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I found a picture of a bike just like one of my first. I was reminded of how awful it really was.





I didn’t even remember the “Jackrabbit” part. I think that stylish little nameplate was long-gone by the time I got mine in about 1978. The one in this picture has a springy saddle and a longer seatpost. Mine wasn’t quite that dorky.

That bike overwhelmed me with excitement when I first saw it. It looked just like one of the Yamaha dirt bikes of the time. I envisioned taking it off of some sweet jumps.

Yeah. Not so much.

The bike must have weighed about 45 pounds — though it might as well have been a ton. It was a roll-around-the-block bike, not a jumping bike — I soon found out.

I kept it for years. When I was eleven or so, it occurred to me that the springer fork was likely more for show than go. I took it off and attached the wheel to the fork itself. That exercise introduced me to the importance of geometry in bicycles. It went from merely tippy to just plain wobbly. I put the springer fork back.

I’d stare at that bike as it sat in my room through my insomniac nights, wondering if it really needed that metal chain-guard. I’d wonder about the value of fenders in arid Phoenix. I’d imagine a better material for a bicycle than its mild, heavy steel. I’d dream of replacing all the components with lightweight aluminum, only to decide it was never going to get any better.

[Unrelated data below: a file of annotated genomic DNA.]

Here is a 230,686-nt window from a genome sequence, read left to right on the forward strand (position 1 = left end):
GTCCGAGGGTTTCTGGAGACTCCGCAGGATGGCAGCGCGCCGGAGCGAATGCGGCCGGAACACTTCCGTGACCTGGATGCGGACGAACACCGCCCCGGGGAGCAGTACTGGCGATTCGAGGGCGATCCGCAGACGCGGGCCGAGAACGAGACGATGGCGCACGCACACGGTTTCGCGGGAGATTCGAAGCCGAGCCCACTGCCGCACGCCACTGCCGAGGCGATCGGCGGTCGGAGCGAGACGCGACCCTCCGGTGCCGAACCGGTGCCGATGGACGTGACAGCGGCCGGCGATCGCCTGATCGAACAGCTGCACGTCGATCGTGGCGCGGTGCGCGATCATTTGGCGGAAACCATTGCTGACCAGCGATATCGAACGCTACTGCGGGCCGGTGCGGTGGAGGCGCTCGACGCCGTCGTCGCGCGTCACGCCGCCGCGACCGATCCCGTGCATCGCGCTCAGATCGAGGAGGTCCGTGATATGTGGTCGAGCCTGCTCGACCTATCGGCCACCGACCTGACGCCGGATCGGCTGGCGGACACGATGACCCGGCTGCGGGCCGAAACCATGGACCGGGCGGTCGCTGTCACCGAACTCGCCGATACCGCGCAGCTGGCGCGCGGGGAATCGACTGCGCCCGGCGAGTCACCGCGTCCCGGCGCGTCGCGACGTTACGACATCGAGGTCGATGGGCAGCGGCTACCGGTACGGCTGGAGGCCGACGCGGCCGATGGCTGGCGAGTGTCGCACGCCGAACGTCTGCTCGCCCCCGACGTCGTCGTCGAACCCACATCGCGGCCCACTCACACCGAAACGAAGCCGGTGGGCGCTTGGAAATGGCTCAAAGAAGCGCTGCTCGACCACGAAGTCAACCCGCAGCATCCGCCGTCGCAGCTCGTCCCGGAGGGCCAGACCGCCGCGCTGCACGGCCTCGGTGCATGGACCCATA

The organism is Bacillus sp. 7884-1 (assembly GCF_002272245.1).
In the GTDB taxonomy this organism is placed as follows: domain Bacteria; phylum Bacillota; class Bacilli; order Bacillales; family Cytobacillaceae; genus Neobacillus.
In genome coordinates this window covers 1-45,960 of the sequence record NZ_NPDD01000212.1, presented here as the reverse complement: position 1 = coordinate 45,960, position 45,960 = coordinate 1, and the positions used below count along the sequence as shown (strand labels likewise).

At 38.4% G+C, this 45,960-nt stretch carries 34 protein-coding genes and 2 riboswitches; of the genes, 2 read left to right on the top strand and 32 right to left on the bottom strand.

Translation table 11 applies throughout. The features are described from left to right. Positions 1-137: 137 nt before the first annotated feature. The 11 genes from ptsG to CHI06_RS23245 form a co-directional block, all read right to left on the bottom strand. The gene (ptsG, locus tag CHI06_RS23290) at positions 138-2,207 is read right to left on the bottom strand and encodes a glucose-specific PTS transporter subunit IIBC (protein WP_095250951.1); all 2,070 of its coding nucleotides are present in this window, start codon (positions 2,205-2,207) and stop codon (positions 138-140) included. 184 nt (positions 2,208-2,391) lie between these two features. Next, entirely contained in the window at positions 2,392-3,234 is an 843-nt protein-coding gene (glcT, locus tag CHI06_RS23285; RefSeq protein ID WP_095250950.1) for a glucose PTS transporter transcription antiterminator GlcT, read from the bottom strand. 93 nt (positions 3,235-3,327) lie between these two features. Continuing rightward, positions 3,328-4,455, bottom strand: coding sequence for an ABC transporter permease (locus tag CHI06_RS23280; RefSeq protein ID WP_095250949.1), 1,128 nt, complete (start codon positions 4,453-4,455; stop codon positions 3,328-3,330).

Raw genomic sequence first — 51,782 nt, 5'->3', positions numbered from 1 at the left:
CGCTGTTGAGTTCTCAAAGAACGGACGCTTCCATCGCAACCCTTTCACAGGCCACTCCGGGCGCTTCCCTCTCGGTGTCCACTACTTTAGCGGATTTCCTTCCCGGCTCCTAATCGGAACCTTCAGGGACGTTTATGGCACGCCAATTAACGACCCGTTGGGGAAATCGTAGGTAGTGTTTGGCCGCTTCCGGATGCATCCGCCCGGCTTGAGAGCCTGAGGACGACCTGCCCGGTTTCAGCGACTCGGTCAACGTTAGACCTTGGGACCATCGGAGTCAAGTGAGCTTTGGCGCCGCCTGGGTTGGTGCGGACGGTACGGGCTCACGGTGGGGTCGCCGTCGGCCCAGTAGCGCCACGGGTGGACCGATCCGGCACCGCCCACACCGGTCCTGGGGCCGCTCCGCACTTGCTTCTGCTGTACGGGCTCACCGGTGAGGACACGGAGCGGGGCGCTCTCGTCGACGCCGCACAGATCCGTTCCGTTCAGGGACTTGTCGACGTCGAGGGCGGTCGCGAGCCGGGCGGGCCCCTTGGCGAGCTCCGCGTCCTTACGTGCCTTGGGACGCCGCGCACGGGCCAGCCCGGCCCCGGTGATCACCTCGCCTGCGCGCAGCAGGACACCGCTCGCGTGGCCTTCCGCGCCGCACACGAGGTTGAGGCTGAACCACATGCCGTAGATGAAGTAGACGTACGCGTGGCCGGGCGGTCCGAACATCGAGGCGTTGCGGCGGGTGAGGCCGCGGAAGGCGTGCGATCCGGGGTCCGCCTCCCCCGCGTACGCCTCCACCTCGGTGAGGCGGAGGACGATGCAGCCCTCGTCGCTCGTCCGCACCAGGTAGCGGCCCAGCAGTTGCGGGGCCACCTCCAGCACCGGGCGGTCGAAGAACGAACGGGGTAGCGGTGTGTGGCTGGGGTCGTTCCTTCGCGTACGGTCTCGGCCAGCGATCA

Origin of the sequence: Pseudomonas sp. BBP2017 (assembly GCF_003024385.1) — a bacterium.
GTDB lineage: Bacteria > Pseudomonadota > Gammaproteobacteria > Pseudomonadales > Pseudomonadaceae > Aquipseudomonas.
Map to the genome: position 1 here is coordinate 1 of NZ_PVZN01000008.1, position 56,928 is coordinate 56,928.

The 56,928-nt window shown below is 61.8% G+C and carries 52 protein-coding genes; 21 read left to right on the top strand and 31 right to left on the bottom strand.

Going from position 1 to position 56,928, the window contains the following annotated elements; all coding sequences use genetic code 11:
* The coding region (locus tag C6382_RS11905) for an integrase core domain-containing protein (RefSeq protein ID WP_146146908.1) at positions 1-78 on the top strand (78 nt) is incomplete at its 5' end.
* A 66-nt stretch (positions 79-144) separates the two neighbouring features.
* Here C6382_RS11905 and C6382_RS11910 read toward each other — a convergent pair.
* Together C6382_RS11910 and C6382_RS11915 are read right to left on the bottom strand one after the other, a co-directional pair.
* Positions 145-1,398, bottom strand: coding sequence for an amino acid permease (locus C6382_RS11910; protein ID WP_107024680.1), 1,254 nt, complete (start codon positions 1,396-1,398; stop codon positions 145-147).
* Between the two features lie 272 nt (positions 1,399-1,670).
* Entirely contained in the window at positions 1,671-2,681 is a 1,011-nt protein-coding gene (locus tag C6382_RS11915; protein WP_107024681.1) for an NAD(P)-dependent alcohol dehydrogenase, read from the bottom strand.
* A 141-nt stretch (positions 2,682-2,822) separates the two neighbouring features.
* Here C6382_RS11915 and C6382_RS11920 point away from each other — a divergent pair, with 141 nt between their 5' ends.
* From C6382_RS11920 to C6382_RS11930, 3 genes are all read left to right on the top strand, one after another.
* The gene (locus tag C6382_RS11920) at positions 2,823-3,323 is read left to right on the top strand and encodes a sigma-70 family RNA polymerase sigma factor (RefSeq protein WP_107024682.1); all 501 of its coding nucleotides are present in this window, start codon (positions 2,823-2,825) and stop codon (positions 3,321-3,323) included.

That bike taught me a few things.

One: A lot of what we see in any product is just marketing flash. All the bikes ridden by the cool BMX kids at the time had nothing extra on them. A frame and a couple wheels. Murray had taken their outdated design and “freshened” it by throwing stuff at it that made it perform worse. Later, they would start producing bikes that were only a frame and wheels. Damn those retooling costs!

Two: You can’t make a silk purse from a sow’s ear, nor a hot freestyle bike from a Murray BMX. My dad had a saying: “Western Auto Special.” He’d say that in response to anyone who thought fancy floor mats, chrome-tipped exhausts, and fuzzy seat covers turned their Gremlin into a Cadillac. It was good money after bad. Let the sow’s ear remain a sow’s ear, and appreciate it for what it is.

Anyway, by the time I was 13 or so I was getting way too big for that little Murray BMX. For my birthday I got a Raleigh ten-speed, which I soon broke in many and diverse ways. Then, a series of Schwinn mountain bikes, each of which broke in ever more fascinating ways. I think the last bike I broke was a ProFlex 754.

Well, at least the Murray didn’t break. It had that going for it.